Discovery Channel’s annual smorgasbord of shark content is almost over (programming has extended to Sunday, Aug. 19). Back to reality we all must go, clutching our memories of great whites and already looking forward to next year’s installment.
This year’s Shark Week celebrated 25 years of amazing TV programming on the most misunderstood marine wildlife in the world. There were many ups, and only a few downs to the nonstop action.
First off, tying the 25th anniversary of Shark Week to the Blu-ray release of Jaws, the most famous shark movie of all time, was inspired. It instantly connected the two mediums and ensured American viewers became excited for the landmark release of this landmark movie. Plus, whether researchers and biologists like to admit it, Jaws has had more of an impact on the public’s view of sharks than any other form of storytelling. Just about everyone has a memory of “their first time” experiencing the mayhem and terror of Steven Spielberg’s creation.
Shark Week not only ran constant promos for the Blu-ray release, but also devoted an entire hour to the film: “How Jaws Changed the World,” one of Discovery’s better programs during the week. Piecing together interviews with people personally and professionally affected by the movie, the documentary was a finely focused exposé on how the real world can be forever tied to the fake one.
The Jaws special came on the third night, when the fire was already ignited after “Air Jaws Apocalypse” and “Shark Week’s Impossible Shots” aired on the first night.
Do we have to mention the second night?
Monday’s programming was certainly the weakest. The “Sharkzilla” and “Mythbusters’ Jawsome Shark Special” were just plain odd. Exploring the ins and outs of megalodon, the largest shark in the history books, is absolutely warranted. The case of a married couple finding the fossils of a whale that may have had its head bit off by the shark is downright fin-tastic. But coupling this enticing information with a re-creation of the actual shark, and then proceeding to have the fake “jaws” chomp down on strange objects, had the feeling of a gladiatorial battle in the Colosseum. With all the amazing footage of real sharks to use, why focus on a model that can snap a kayak in half? Are we this hellbent on destruction?
Don’t get me wrong, my 11-year-old self was in the back of my head shouting, “Will he actually chomp through that large object?” But with only one week devoted every year to Shark Week, let’s move on from the theatrics and get back in the ocean.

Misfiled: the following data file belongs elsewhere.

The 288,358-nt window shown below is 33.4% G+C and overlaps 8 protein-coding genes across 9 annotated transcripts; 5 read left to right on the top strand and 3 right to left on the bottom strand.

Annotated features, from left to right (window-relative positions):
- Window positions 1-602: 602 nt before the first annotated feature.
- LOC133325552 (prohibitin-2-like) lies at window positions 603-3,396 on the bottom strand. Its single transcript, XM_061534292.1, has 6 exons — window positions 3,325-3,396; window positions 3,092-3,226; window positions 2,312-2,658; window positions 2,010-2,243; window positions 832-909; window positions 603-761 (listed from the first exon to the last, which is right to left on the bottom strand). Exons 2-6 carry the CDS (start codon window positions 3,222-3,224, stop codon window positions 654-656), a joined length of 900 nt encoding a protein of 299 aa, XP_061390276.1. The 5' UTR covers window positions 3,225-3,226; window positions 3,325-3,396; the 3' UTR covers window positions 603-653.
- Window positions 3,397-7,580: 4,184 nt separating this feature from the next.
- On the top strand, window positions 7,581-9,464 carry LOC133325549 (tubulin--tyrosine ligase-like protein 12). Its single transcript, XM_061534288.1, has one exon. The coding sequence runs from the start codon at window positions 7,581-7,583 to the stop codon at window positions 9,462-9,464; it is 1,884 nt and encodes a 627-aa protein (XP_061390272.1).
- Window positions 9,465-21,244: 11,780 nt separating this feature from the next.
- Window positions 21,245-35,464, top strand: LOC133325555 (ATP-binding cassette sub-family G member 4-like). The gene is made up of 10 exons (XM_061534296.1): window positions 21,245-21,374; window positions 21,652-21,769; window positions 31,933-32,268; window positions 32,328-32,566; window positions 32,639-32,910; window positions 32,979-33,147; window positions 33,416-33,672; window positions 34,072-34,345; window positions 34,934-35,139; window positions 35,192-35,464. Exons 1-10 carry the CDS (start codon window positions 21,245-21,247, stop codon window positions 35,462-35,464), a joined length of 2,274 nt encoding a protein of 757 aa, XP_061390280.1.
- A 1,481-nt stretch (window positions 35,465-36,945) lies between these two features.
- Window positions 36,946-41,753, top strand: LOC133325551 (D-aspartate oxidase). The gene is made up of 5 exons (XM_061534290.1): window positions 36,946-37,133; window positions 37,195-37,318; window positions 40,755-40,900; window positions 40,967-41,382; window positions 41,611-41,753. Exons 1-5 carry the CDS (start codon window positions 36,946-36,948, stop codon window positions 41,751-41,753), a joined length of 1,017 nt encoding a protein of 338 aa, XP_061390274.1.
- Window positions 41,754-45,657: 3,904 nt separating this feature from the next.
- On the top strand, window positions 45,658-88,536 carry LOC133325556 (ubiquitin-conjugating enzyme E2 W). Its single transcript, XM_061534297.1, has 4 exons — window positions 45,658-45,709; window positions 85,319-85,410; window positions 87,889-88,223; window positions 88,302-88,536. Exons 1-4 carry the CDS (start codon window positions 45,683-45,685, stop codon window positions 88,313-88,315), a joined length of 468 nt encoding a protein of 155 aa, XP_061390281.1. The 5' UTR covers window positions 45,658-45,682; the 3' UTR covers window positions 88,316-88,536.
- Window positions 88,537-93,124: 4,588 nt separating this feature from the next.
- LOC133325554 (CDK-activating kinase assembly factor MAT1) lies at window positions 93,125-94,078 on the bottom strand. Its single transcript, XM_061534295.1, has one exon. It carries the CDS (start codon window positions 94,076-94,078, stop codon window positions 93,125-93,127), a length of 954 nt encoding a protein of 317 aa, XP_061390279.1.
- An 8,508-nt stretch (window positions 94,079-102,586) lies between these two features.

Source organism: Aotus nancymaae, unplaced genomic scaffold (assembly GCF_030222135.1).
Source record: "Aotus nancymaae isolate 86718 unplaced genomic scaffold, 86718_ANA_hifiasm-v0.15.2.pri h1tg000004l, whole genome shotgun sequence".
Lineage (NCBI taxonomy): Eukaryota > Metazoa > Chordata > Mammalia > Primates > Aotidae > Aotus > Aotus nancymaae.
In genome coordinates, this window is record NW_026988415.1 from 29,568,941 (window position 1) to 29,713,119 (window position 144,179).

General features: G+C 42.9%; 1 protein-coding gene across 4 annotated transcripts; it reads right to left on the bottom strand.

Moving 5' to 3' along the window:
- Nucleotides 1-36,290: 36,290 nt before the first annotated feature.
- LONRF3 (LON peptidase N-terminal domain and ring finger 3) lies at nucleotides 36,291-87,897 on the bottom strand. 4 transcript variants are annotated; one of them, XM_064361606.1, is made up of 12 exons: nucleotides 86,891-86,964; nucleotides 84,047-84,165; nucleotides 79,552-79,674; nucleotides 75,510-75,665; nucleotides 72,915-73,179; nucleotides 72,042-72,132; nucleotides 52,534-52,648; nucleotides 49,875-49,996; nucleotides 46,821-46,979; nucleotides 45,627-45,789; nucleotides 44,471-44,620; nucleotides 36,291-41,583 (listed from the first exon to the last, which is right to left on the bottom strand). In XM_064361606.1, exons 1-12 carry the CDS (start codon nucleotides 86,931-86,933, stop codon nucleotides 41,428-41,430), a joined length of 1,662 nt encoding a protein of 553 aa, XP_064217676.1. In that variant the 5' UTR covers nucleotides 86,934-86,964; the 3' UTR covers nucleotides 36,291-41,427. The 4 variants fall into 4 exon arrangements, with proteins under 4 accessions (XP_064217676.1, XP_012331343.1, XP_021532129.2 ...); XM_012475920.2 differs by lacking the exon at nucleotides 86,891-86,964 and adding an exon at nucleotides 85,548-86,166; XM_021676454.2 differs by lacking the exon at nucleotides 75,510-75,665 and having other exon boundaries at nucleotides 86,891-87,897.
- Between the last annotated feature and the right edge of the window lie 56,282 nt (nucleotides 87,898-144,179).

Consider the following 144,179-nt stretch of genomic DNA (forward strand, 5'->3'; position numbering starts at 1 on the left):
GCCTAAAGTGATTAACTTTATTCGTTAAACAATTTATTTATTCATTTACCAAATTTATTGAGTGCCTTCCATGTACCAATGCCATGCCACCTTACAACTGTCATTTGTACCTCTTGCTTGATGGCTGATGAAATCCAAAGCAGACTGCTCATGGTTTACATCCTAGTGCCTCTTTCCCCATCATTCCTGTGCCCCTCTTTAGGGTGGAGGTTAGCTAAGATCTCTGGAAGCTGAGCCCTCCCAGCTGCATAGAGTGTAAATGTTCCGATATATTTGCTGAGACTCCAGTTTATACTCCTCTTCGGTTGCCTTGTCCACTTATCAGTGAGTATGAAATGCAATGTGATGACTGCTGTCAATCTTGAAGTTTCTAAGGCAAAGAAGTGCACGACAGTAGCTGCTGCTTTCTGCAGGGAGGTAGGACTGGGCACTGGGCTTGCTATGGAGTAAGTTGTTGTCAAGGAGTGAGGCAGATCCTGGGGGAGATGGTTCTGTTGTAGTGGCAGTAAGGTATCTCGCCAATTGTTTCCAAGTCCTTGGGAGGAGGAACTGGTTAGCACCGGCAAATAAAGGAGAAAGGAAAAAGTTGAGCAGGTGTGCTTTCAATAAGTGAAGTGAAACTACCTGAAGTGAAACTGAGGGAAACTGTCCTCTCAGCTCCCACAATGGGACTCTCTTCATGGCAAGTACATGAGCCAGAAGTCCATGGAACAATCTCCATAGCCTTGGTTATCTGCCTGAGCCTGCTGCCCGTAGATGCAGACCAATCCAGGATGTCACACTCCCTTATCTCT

“Adrift: 47 Days with Sharks” returned the programming to its worthy excellence. The reenactment special told the real WWII story of three soldiers stranded in the middle of the Pacific Ocean, with only the sharks and enemy bullets to keep them company. It was an engaging history lesson, and the reenactment scenes were well-acted.
By far, the best nights of programming were Wednesday and Thursday, when Discovery premiered “Shark Fight,” “Great White Highway” and “Shark Week’s 25 Best Bites.” To learn more about “Shark Fight” and one’s man struggle against a tiger shark in Hawaii, click here for our interview with Mike Coots.
“Great White Highway” was the best program of the week, focusing in on the migratory patterns of great whites in the Pacific Ocean. Not only did it present the scientific information in an easy-to-understand, interesting manner, but many new revelations surfaced. This was the most research-based of the programs, and the homework paid off. By the time the hour was over, “Shark Week’s 25 Best Bites” served as mere icing on the cake.
Forgetting about “Sharkzilla,” the 25th anniversary installment of Shark Week made good on its promises. This was a family-centric week, where everyone could sit down after an evening meal and watch our finned cousins in the ocean swim around to our collective delight (and terror). There were many lessons learned, especially about the prevalence of shark finning for shark fin soup. Now the ball is in the viewer’s court: It’s up to us to save these sharks, otherwise they’ll be a distant memory, and Shark Week would become mere archival footage.
By John Soltes / Publisher / John@HollywoodSoapbox.com